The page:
Alternative Atlanta by Marshall Boswell
Atlanta, 1996. Gerald Brinkman, grad school drop-out and music columnist for Alternative Atlanta, the free weekly paper, is a 30-year-old man-child with a crappy apartment, too many CDs, and a job that is cooler in theory than in practice.
At first, this seems like another story about a white boy who wakes up one day to realize that he has nothing but credit card debt and a string of bitter ex-girlfriends to show for his misspent youth. And this is where, plot-wise, a lot of writers would stop.
But there's more to Gerald's life than that. There's his friend, Nora, who may or may not have married disasterously, and who Gerald may or may not be completely over. And there's the possibility of a job at a high profile music magazine. And then there's Gerald's father, Paul, who shows up in Atlanta announcing that he's sold all his possessions and plans to move in for good.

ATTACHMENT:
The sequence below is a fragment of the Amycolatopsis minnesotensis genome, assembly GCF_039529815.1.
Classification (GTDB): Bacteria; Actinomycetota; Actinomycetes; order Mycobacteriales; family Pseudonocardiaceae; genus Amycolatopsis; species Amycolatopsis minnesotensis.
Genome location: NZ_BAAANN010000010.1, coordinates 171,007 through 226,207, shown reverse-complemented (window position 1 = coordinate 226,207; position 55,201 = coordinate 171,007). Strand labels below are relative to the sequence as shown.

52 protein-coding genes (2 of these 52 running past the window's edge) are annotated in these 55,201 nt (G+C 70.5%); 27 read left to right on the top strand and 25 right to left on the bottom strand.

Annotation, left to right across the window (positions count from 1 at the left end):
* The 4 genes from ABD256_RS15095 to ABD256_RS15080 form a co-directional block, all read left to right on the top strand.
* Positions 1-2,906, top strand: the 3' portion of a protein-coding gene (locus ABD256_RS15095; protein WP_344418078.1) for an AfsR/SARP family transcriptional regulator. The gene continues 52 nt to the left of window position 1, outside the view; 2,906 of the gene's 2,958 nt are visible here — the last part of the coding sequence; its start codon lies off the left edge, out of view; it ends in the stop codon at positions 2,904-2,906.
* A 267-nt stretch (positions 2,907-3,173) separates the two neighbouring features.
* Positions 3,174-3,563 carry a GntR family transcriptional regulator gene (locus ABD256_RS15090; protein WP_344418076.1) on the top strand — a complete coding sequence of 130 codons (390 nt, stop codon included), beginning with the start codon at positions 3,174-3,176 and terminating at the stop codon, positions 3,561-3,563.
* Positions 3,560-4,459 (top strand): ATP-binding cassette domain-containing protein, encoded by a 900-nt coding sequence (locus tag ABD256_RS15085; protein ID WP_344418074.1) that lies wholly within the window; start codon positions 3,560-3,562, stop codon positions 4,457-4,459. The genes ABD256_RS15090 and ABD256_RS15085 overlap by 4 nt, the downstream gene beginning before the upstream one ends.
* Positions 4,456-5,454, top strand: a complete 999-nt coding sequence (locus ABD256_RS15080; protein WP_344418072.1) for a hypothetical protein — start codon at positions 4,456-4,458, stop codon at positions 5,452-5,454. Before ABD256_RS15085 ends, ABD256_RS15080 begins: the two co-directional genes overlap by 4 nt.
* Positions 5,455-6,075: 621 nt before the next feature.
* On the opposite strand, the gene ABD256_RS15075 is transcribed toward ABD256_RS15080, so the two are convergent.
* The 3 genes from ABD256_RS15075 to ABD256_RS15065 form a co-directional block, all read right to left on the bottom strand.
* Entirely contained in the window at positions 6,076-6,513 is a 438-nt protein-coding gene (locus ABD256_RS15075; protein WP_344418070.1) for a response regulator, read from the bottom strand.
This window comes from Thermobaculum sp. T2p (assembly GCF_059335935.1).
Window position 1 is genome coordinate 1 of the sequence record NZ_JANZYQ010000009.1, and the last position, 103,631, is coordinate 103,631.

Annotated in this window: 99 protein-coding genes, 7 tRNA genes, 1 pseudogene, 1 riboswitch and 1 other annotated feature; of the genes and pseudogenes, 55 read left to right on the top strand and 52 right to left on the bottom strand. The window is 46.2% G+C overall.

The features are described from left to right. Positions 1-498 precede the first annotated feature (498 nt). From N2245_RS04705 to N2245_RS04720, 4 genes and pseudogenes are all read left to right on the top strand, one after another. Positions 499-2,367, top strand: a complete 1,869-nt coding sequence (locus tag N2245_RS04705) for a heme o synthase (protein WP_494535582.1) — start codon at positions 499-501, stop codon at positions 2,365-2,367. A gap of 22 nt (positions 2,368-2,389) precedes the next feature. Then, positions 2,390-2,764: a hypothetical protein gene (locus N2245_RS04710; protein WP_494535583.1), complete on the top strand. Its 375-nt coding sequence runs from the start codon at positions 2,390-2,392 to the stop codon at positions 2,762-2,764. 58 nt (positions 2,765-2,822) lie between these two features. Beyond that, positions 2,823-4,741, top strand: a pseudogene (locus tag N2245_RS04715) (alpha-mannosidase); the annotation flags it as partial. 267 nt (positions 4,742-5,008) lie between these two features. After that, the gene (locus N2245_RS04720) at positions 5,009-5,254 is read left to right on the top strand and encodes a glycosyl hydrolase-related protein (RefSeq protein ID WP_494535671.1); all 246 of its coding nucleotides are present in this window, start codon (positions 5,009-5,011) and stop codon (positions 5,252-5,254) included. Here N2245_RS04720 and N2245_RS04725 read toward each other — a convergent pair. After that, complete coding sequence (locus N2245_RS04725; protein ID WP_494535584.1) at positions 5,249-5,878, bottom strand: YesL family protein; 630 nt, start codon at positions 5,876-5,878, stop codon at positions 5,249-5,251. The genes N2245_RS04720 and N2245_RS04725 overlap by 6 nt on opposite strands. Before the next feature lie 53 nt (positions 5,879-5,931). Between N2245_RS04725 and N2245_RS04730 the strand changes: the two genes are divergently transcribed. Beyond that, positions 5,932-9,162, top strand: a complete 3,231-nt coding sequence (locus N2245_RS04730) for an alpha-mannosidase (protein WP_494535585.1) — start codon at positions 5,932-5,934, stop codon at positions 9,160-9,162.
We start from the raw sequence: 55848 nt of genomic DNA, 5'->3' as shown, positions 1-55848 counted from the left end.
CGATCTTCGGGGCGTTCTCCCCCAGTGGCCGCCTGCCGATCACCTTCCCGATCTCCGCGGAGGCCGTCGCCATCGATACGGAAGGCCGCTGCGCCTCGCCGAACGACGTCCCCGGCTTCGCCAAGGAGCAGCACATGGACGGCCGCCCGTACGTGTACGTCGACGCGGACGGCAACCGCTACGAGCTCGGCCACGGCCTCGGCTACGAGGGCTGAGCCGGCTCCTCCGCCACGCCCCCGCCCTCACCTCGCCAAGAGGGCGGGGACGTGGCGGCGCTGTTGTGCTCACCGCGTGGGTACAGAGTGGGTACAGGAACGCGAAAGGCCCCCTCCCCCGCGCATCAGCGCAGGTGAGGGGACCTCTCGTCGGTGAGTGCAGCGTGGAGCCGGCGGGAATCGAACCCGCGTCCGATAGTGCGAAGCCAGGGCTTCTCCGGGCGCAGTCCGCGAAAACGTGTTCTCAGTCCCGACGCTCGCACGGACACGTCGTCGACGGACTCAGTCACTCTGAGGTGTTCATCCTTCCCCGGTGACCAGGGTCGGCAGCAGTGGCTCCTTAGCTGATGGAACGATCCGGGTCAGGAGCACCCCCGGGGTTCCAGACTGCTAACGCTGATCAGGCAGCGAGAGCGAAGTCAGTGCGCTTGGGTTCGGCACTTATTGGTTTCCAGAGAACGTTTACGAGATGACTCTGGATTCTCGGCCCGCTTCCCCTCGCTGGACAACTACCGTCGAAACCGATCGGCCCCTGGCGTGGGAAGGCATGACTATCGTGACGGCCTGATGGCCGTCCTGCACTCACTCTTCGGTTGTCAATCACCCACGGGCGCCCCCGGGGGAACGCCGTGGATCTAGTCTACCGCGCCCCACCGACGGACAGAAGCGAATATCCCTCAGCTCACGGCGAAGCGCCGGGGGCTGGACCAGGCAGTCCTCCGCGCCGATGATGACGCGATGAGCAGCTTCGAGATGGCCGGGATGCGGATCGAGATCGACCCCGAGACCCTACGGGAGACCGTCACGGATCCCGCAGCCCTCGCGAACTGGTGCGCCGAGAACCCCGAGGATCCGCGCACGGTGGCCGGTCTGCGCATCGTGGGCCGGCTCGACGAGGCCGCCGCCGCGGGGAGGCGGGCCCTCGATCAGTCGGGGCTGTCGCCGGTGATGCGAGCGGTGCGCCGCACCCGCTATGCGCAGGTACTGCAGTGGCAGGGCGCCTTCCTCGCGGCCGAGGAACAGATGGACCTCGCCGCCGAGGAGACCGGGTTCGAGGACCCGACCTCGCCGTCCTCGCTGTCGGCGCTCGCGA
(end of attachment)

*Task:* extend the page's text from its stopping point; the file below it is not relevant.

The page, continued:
Believe it or not, Gerald's relationships become much more complicated from here, in ways that are both surprising and emotionally gripping. Alternative Atlanta is much better than most "shiftless 20-something" books because in addition this emotional depth, it has characters that are richly drawn*, natural, effervescent dialogue, and an actual, honest-to-god plot. Who could ask for more?
If you like...: Nick Hornby, Chuck Klosterman, or Curtis Sittenfeld, this book is for you. Also, Boswell's short story collection Trouble With Girls is a great read in the same vein.
* Though he only appears in three scenes, pot-smokin', bathrobe-wearin', sci-fi readin' grad student Jeff Flibula somehow became my third or fourth favorite character in the whole book.